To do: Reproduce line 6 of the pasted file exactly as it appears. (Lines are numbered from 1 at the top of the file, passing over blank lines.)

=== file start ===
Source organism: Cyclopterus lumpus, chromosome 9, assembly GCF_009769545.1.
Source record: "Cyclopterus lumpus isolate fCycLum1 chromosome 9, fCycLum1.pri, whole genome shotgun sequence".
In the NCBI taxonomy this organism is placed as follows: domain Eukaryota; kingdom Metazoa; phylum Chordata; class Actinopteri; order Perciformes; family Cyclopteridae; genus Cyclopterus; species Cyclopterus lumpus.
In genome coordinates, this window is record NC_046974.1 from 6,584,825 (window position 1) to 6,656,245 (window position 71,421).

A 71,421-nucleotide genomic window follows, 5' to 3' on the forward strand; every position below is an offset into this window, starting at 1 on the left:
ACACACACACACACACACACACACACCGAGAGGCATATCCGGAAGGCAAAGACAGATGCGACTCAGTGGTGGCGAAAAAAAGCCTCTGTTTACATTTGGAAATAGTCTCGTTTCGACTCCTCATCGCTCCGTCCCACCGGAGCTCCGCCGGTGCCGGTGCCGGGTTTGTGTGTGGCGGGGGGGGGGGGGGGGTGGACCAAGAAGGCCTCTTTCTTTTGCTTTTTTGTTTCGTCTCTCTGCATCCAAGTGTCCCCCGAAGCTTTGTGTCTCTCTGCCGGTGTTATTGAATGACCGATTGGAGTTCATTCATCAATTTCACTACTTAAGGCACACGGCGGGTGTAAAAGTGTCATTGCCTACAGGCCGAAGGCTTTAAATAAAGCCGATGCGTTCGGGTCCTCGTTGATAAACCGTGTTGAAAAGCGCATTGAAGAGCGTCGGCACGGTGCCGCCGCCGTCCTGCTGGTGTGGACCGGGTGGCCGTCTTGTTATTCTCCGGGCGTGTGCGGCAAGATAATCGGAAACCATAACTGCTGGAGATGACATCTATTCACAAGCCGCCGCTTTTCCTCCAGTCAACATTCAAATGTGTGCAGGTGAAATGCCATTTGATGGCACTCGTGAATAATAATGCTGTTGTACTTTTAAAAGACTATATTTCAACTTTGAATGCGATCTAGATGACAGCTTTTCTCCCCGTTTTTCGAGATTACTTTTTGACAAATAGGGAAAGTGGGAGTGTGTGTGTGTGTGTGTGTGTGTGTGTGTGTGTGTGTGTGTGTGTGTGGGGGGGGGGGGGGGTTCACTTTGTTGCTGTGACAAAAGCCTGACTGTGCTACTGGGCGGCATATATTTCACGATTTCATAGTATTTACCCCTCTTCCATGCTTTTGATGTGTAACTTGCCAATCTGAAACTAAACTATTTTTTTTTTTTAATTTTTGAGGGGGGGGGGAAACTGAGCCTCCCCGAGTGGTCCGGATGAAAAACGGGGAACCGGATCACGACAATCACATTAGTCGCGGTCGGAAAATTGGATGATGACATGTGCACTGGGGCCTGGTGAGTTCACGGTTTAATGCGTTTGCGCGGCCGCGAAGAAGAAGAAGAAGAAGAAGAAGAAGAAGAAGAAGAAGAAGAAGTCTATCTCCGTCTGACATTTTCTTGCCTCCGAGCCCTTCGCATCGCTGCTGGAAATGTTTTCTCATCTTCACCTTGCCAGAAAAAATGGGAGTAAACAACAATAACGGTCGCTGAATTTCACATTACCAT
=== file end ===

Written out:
ACACACACACACACACACACACACACCGAGAGGCATATCCGGAAGGCAAAGACAGATGCGACTCAGTGGTGGCGAAAAAAAGCCTCTGTTTACATTTGGAAATAGTCTCGTTTCGACTCCTCATCGCTCCGTCCCACCGGAGCTCCGCCGGTGCCGGTGCCGGGTTTGTGTGTGGCGGGGGGGGGGGGGGGGTGGACCAAGAAGGCCTCTTTCTTTTGCTTTTTTGTTTCGTCTCTCTGCATCCAAGTGTCCCCCGAAGCTTTGTGTCTCTCTGCCGGTGTTATTGAATGACCGATTGGAGTTCATTCATCAATTTCACTACTTAAGGCACACGGCGGGTGTAAAAGTGTCATTGCCTACAGGCCGAAGGCTTTAAATAAAGCCGATGCGTTCGGGTCCTCGTTGATAAACCGTGTTGAAAAGCGCATTGAAGAGCGTCGGCACGGTGCCGCCGCCGTCCTGCTGGTGTGGACCGGGTGGCCGTCTTGTTATTCTCCGGGCGTGTGCGGCAAGATAATCGGAAACCATAACTGCTGGAGATGACATCTATTCACAAGCCGCCGCTTTTCCTCCAGTCAACATTCAAATGTGTGCAGGTGAAATGCCATTTGATGGCACTCGTGAATAATAATGCTGTTGTACTTTTAAAAGACTATATTTCAACTTTGAATGCGATCTAGATGACAGCTTTTCTCCCCGTTTTTCGAGATTACTTTTTGACAAATAGGGAAAGTGGGAGTGTGTGTGTGTGTGTGTGTGTGTGTGTGTGTGTGTGTGTGTGTGTGTGGGGGGGGGGGGGGGTTCACTTTGTTGCTGTGACAAAAGCCTGACTGTGCTACTGGGCGGCATATATTTCACGATTTCATAGTATTTACCCCTCTTCCATGCTTTTGATGTGTAACTTGCCAATCTGAAACTAAACTATTTTTTTTTTTTAATTTTTGAGGGGGGGGGGAAACTGAGCCTCCCCGAGTGGTCCGGATGAAAAACGGGGAACCGGATCACGACAATCACATTAGTCGCGGTCGGAAAATTGGATGATGACATGTGCACTGGGGCCTGGTGAGTTCACGGTTTAATGCGTTTGCGCGGCCGCGAAGAAGAAGAAGAAGAAGAAGAAGAAGAAGAAGAAGAAGAAGAAGTCTATCTCCGTCTGACATTTTCTTGCCTCCGAGCCCTTCGCATCGCTGCTGGAAATGTTTTCTCATCTTCACCTTGCCAGAAAAAATGGGAGTAAACAACAATAACGGTCGCTGAATTTCACATTACCAT